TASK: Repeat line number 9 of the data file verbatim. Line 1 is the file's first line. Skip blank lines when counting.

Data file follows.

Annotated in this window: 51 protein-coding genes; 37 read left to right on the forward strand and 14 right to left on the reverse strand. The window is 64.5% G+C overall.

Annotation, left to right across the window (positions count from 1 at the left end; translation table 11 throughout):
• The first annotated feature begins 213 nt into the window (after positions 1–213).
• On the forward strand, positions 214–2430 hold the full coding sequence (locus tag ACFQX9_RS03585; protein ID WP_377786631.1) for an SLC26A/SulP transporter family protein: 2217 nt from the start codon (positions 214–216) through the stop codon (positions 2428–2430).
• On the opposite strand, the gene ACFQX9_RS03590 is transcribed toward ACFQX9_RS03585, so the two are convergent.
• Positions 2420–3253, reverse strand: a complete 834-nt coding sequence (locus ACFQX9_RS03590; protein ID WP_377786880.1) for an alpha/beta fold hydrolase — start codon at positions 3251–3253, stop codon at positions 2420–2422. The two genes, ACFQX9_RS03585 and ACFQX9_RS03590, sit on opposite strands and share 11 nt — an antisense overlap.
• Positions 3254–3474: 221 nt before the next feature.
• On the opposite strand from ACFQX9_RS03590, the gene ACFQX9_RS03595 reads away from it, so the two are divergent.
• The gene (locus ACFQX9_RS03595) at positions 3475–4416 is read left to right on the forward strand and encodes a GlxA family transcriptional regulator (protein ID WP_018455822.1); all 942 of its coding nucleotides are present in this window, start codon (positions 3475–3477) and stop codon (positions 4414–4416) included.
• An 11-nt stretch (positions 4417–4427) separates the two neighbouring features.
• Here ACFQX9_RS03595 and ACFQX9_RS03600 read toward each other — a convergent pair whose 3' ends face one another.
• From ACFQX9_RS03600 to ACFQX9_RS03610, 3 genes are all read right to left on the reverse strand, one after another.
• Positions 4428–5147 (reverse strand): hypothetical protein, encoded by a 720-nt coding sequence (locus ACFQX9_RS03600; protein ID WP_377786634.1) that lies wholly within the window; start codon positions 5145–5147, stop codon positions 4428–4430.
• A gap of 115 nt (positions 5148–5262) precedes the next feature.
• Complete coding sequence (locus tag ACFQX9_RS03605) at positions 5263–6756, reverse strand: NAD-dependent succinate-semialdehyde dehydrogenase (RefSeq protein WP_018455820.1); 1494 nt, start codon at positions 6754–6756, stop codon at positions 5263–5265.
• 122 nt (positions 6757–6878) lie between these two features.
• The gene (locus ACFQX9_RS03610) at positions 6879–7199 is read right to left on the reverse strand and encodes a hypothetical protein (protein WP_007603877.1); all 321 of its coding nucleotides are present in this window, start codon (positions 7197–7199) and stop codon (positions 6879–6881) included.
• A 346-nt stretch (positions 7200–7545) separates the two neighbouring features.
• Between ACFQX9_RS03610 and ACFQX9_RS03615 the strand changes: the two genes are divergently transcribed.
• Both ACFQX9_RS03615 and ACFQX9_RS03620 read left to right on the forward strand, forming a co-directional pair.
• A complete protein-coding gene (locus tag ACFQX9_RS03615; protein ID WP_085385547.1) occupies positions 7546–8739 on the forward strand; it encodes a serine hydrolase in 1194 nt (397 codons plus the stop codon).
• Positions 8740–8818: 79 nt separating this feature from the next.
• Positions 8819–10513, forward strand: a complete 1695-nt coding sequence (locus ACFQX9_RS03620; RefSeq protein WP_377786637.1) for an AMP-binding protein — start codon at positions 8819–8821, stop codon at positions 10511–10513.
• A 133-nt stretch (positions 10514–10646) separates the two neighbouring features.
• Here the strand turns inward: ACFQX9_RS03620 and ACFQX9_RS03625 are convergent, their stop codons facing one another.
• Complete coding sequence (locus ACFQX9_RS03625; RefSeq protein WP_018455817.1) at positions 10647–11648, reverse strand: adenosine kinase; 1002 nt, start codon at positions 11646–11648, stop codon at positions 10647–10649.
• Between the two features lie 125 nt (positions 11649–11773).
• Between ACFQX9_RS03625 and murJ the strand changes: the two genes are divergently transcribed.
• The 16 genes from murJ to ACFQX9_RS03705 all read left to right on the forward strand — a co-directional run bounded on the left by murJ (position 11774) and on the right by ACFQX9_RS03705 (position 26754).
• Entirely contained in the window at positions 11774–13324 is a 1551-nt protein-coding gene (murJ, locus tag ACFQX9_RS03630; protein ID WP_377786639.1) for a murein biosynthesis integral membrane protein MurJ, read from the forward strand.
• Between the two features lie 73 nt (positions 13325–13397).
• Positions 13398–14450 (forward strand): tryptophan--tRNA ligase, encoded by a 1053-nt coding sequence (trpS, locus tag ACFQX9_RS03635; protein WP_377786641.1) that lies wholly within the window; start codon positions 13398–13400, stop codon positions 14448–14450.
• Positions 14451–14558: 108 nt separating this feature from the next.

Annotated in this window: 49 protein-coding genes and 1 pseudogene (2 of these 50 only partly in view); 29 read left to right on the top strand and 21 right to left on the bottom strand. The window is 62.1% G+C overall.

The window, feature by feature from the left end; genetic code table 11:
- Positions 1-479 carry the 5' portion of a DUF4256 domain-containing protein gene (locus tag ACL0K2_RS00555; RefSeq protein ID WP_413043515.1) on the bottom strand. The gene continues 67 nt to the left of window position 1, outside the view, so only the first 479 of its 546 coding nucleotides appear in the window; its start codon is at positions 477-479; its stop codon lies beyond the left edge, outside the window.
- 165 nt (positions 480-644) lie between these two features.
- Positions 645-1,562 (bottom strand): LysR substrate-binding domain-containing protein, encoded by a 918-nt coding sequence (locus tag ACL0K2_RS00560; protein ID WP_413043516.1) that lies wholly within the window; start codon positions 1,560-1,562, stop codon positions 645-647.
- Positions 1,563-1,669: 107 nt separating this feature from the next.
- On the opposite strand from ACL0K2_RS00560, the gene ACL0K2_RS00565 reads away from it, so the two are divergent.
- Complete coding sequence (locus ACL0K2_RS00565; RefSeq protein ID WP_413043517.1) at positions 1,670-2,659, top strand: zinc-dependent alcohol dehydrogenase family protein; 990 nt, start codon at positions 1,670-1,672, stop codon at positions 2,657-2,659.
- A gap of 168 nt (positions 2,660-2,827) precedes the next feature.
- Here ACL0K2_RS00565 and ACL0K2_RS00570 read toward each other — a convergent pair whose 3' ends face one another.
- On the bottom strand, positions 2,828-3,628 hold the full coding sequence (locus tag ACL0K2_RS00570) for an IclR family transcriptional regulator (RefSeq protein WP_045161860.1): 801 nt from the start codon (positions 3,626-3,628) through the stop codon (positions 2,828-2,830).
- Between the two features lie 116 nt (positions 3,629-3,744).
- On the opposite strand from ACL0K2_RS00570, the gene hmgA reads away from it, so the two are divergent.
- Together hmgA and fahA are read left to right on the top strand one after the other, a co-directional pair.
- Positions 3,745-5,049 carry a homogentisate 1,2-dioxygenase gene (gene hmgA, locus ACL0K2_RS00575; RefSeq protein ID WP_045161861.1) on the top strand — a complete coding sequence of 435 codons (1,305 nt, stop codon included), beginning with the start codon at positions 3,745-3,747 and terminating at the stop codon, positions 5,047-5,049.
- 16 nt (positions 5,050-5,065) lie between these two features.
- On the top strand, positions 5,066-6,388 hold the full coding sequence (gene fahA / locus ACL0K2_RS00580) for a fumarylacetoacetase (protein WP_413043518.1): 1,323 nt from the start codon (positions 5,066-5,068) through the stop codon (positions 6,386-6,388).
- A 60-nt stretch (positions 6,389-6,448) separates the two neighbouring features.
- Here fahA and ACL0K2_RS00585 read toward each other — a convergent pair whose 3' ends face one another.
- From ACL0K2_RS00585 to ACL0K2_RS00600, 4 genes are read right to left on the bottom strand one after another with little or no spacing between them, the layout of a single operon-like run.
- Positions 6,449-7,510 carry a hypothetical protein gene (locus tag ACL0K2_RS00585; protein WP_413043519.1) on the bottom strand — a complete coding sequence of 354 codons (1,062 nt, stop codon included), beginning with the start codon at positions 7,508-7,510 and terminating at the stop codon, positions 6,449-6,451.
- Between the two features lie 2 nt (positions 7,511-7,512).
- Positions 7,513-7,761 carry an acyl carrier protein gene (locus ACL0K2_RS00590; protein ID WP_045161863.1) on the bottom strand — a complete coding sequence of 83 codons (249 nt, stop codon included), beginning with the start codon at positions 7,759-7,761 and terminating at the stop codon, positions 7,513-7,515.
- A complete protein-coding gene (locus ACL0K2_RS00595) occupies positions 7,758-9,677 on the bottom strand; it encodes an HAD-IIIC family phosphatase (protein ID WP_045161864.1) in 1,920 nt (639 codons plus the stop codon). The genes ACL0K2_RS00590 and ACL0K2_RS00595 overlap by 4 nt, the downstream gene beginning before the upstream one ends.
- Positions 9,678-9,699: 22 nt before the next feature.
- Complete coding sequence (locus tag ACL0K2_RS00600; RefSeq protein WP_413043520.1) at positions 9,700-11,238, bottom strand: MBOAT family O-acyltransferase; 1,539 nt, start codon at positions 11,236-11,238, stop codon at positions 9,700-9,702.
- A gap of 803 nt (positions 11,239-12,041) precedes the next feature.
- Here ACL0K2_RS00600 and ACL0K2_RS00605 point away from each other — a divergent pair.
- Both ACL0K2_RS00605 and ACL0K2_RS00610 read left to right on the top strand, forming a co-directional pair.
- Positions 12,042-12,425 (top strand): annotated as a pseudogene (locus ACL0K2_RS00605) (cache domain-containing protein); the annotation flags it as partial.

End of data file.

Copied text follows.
• The gene (locus ACFQX9_RS03595) at positions 3475–4416 is read left to right on the forward strand and encodes a GlxA family transcriptional regulator (protein ID WP_018455822.1); all 942 of its coding nucleotides are present in this window, start codon (positions 3475–3477) and stop codon (positions 4414–4416) included.